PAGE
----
What comes after central banks go nuts.
One month ago, we reported that SocGen’s bearish analyst Albert Edwards, who is traditionally well ahead of the curve, looked at charts of soaring food prices and was starting to “panic.” Edwards’ research report concluded by urging his readers to “keep a very close eye as to whether we see a repeat of the 2010/11 surge in food prices” because “on the 10th anniversary of the start of the Arab Spring, and with poverty having already been made much worse by the pandemic, another food price bubble could well be the straw to break the very angry camel’s back.” And while it’s not quite the spring of 2011 just yet (give it a few months) it’s getting dangerously close.
As Rithesh Jain from the World out of Whack blog writes, citing an article in the Reuters, “Vietnam, the world’s third biggest exporter of rice, has started buying the grain from rival India for the first time in decades after local prices jumped to their highest in nine years amid limited domestic supplies.” “For the first time we are exporting to Vietnam,” B.V. Krishna Rao, president of the Rice Exporters Association, told Reuters on Monday. “Indian prices are very attractive. The huge price difference is making exports possible.” Dwindling supplies and continued Philippine buying have lifted Vietnamese rice export prices to a fresh nine-year high.
Vietnam’s 5% broken rice is offered around $500-$505 per tonne, significantly higher compared to Indian prices of $381-$387. This means that, as we have been warning for the past few months, food inflation is indeed back with a vengeance: The purchases underscore tightening supplies in Asia, which could lift rice prices in 2021 and even force traditional buyers of rice from Thailand and Vietnam to switch to India – the world’s biggest exporter of the grain.
Study after study being required. But not for the vaccines.
In March, the government’s scientific advisers examined existing evidence and decided there wasn’t enough to act upon. But in April, dozens of doctors wrote to the British Medical Journal describing the correction of vitamin D deficiencies as “a safe, simple step” that “convincingly holds out a potential, significant, feasible Covid-19 mitigation remedy”. In the Newcastle hospitals, patients found to be vitamin D-deficient were given extremely high oral doses of the nutrient, often up to 750 times the daily measure recommended by Public Health England. In July, clinicians wrote to the journal Clinical Endocrinology to share their initial outcomes. Of the first 134 coronavirus patients given vitamin D, 94 had been discharged, 24 were still receiving inpatient care, and 16 had died. The clinicians hadn’t clearly associated vitamin D levels with overall death rates, but only three patients with high levels of the nutrient died, and all of them were frail and in their 90s.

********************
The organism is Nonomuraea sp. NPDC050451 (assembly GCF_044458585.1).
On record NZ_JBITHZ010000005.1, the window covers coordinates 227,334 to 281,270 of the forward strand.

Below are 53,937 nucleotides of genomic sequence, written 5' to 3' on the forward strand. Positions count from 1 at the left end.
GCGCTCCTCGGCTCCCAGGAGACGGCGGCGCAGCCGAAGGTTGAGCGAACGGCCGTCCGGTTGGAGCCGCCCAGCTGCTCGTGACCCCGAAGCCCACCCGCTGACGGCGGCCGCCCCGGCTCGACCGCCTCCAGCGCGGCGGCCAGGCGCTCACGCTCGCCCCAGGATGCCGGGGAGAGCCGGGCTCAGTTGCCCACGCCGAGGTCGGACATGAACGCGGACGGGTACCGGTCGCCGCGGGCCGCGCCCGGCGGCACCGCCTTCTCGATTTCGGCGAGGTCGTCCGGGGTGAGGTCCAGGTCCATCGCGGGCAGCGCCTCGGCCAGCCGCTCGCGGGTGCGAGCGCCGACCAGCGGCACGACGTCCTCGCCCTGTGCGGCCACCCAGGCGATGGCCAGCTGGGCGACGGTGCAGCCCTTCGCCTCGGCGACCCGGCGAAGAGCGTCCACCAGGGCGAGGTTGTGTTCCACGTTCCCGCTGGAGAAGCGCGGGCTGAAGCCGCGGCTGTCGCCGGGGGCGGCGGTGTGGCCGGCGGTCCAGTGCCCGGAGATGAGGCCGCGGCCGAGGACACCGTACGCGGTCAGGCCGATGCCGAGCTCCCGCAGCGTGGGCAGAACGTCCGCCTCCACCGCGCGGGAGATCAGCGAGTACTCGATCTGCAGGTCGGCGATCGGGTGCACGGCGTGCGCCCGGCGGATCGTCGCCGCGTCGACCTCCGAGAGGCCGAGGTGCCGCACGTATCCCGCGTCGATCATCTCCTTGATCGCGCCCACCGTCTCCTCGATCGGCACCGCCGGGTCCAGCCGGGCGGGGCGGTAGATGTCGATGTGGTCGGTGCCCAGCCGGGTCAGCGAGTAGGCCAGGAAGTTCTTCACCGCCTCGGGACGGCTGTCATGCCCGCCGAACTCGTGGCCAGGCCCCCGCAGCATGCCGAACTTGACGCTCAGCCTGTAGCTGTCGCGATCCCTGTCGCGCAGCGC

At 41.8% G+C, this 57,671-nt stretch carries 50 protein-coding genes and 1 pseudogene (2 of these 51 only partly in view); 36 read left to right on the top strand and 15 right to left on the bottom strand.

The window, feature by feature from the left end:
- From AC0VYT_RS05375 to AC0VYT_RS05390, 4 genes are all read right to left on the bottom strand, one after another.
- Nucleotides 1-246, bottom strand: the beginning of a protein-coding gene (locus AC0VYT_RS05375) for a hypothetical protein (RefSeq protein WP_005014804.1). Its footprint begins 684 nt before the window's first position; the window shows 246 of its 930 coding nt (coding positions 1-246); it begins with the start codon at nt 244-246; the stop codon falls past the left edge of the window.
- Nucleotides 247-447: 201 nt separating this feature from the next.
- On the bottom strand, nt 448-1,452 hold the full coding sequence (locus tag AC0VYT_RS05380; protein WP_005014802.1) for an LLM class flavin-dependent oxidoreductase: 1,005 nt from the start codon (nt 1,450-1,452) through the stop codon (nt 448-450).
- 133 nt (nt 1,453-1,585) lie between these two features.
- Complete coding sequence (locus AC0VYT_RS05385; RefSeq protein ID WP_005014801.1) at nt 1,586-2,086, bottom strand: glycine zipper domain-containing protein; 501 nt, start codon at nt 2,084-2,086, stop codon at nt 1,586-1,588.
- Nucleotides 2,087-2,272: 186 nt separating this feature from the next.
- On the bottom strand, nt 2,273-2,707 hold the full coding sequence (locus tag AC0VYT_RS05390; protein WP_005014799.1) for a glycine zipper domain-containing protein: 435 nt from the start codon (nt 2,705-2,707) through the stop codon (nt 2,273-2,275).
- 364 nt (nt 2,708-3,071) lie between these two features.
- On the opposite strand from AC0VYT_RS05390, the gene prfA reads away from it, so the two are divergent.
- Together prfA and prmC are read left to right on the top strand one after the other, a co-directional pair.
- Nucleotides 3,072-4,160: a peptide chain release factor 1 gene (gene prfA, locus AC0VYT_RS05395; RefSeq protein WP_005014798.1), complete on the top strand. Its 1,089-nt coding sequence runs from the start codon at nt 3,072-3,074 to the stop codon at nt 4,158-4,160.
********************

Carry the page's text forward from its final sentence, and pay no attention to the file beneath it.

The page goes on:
Increasingly, others followed the lead of the Newcastle doctors and began taking the vitamin themselves. During the first months of the pandemic, up to 1,000 NHS staff received free wellness packs – including vitamin C, vitamin D and zinc – from a voluntary initiative called the Frontline Immune Support Team, after informal demand from clinicians. And as sales of vitamin D supplements significantly increased, some doctors informally recommended it to patients. In a letter, the British Association of Physicians of Indian Origin advised its members to take the nutrient, though it was not made official policy. “We believe that vitamin D3 deficiency is a major risk factor for severe coronavirus infection, for which there is accumulating evidence,” the letter said.
[..] In 1940, when Churchill’s government feared people were particularly at risk of the musculoskeletal condition rickets, margarine companies were ordered to fortify their products with vitamin D “to safeguard the nutritional status of the nation”. (Back then, the nutrient was universally thought only to impact bone and muscle health, rather than having any effect on immune or metabolic health.) Margarine was fortified with vitamin D until 2013, when the government decided that fortification was unnecessary “gold-plating”. It became industry standard to include the nutrient within other fat spreads, but for six years there has been no legal obligation to do so.
To the former Brexit secretary David Davis, the failure to fortify a wider group of foods seems unacceptable. Like clinicians at the height of the first wave of the pandemic, he couldn’t understand why vitamin D wasn’t being pursued as a viable coronavirus treatment. Davis is a Conservative MP with a molecular science degree. In May, he urged the health secretary, Matt Hancock, to review the evidence and consider a free supplement scheme to reverse vitamin D deficiencies, citing the letter sent to the BMJ. Up to 40% of the population is estimated to be vitamin D-deficient this winter.
[..] it is only a Spanish study, conducted in early September, that came close to incontrovertibly proving low vitamin D levels have a pivotal role in causing increased death rates. There, 50 patients with Covid-19 were given a high dose of vitamin D, while another 26 patients did not receive the nutrient. Half of patients who weren’t given vitamin D had to be placed in intensive care, and two later died. Only one patient who received vitamin D required ICU admission, and they were later released with no further complications.